Grandiose suicide in France

Wow.

Dominique Venner, a 78-year-old French historian known for his right-wing views, shot himself at the altar of the Notre Dame cathedral today. His manifesto states that he was protesting the legalization of same-sex marriage, which he believes will make Europeans too dissolute to face up to radical Islam:

New actions, both spectacular and symbolic, are needed to shake us from our sleep-like stupor and reawaken our sense of tradition. We are entering into a time when talk must be supported by actions

This is one of those news stories I wish were a novel, because I want to sit by my window on a rainy afternoon and tease out the motivations, rationalizations, and secret miseries of the people involved. Venner was an old man, not exactly an idiot, living in a culture he felt had left him behind. Gay marriage was the straw that broke the camel’s back – but why? I remember the monk who self-immolated to protest the Vietnam war, and I can easily imagine a very intense Catholic doing the same to protest abortion (which very intense Catholics believe to be a form of genocide), but there is something so pathetic, so neurotic, so wretched about killing oneself over gay marriage. There had to be some deep unhappiness spurring him on. I wonder if this was a case of a man too educated and intelligent to realize that he was suffering from clinical depression, or if he was secretly gay, or if he was so terrified of dying an average, meaningless death that he decided to take the nearest shortcut to martyrdom.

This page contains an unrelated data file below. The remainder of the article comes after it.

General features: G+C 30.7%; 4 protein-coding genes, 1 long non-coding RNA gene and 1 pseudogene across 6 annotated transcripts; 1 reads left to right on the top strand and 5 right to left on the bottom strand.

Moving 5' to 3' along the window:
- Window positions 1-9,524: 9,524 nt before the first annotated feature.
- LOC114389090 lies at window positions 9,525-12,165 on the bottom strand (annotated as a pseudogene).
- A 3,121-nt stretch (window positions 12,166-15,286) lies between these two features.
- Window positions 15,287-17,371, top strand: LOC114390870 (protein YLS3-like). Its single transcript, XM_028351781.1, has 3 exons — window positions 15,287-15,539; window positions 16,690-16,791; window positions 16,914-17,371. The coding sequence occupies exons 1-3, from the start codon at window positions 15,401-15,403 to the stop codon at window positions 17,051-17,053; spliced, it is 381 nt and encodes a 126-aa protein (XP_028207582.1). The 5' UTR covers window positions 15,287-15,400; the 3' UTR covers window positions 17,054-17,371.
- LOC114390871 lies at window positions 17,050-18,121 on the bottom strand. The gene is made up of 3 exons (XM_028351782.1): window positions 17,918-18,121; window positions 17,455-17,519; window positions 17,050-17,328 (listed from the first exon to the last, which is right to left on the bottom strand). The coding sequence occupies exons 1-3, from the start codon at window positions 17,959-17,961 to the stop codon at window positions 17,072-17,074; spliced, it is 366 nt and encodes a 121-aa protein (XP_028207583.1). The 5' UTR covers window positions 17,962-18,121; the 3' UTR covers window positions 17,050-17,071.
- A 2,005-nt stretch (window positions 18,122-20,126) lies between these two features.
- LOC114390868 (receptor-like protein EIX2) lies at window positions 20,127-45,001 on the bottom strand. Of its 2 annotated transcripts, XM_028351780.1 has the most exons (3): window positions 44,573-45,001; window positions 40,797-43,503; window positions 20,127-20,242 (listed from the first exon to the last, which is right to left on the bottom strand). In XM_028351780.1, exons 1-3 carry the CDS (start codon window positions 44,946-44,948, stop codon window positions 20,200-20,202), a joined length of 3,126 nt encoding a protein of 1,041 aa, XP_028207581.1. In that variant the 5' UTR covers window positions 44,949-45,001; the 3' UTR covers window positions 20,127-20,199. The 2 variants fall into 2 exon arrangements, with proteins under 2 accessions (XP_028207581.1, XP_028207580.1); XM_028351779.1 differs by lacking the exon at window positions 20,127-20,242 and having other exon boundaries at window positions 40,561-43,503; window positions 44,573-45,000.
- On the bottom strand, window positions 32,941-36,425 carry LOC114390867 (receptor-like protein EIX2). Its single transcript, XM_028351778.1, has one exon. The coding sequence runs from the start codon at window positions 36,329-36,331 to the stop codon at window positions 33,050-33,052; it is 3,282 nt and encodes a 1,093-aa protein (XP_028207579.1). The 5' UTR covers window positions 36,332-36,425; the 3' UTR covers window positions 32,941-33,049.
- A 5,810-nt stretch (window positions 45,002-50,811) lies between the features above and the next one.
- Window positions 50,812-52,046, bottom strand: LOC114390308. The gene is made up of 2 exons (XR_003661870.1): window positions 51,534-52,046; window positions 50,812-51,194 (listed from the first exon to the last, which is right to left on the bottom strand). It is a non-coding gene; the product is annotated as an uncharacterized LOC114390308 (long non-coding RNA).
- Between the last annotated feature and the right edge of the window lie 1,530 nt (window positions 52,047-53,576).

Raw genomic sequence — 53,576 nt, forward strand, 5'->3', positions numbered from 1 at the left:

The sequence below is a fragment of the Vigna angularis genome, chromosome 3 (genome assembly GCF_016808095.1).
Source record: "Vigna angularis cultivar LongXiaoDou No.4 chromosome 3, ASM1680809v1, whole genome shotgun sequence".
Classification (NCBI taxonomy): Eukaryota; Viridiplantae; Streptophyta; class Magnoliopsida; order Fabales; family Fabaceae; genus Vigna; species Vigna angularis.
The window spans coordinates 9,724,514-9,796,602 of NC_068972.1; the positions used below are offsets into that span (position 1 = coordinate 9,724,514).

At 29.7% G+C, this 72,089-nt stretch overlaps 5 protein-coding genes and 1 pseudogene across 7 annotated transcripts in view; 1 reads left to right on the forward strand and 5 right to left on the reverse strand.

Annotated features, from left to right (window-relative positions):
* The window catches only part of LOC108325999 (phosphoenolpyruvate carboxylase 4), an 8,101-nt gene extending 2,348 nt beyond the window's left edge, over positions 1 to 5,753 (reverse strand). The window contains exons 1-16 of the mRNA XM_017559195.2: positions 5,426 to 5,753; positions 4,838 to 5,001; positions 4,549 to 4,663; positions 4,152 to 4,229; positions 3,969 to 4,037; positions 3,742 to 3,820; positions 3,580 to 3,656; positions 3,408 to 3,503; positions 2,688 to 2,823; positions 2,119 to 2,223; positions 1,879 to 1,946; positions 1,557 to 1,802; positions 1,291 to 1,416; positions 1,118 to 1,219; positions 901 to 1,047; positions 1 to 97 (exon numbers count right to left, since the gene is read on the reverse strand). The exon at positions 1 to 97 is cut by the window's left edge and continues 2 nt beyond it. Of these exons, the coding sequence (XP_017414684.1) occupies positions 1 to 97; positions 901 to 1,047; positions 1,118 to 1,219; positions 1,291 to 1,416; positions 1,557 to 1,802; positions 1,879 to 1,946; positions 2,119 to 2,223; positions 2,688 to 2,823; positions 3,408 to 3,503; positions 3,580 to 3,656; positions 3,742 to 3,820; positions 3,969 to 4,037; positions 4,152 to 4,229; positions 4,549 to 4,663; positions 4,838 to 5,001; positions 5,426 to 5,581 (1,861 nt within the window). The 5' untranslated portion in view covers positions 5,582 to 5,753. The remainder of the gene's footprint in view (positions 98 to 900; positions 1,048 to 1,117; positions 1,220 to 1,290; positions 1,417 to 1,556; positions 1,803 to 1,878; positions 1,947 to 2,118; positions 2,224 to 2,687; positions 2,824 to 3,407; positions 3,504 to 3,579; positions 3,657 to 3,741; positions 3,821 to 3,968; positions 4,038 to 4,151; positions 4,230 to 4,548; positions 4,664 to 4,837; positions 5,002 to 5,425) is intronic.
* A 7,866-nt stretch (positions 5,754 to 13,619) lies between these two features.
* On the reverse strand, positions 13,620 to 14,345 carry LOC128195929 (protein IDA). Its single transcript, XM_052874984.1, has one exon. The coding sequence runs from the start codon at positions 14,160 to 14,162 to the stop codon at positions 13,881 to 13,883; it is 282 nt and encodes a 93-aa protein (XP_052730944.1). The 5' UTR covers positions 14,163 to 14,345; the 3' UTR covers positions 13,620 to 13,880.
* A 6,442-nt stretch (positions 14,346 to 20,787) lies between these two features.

It reminds me of the suicide of Yukio Mishima. Yukio Mishima was the brilliant author of such works as The Sea of Tranquility, The Temple of the Golden Pavilion, and The Sound of the Waves. In 1970, he attempted to overthrow the democratic Japanese government and reinstall the emperor as the unquestioned god-ruler of Japan, and he committed ritual seppuku when the coup failed.

Vintage-vintage-beefcake-29463874-1074-1200

Mishima at the height of his beefcake period

Mishima was a reactionary dreamer who struggled to live by the code of the samurai in the modern world. His grand, philosophical novels, even those written years before the failed coup, dwell on themes of suicide and the value of violent, seemingly irrational public gestures. His private life was bizarre; he was clearly gay even though he married and had two children, and he founded a militia (filled with attractive young men) based on traditional Japanese values. His suicide begs the question of whether smart, politically engaged people have more complex reasons for destroying themselves than the average person, or if they give that impression because they provide wordy, obfuscating explanations for their simple fears, numbnesses, and griefs.

Will France be overcome by nationalism and religiosity after bearing witness to Venner’s spectacular, symbolic act? Probably no more than Japan was after Mishima’s death. A headline already frames it as a waste: “Suicide Closes Notre Dame in Paris, Saddening Many Tourists”

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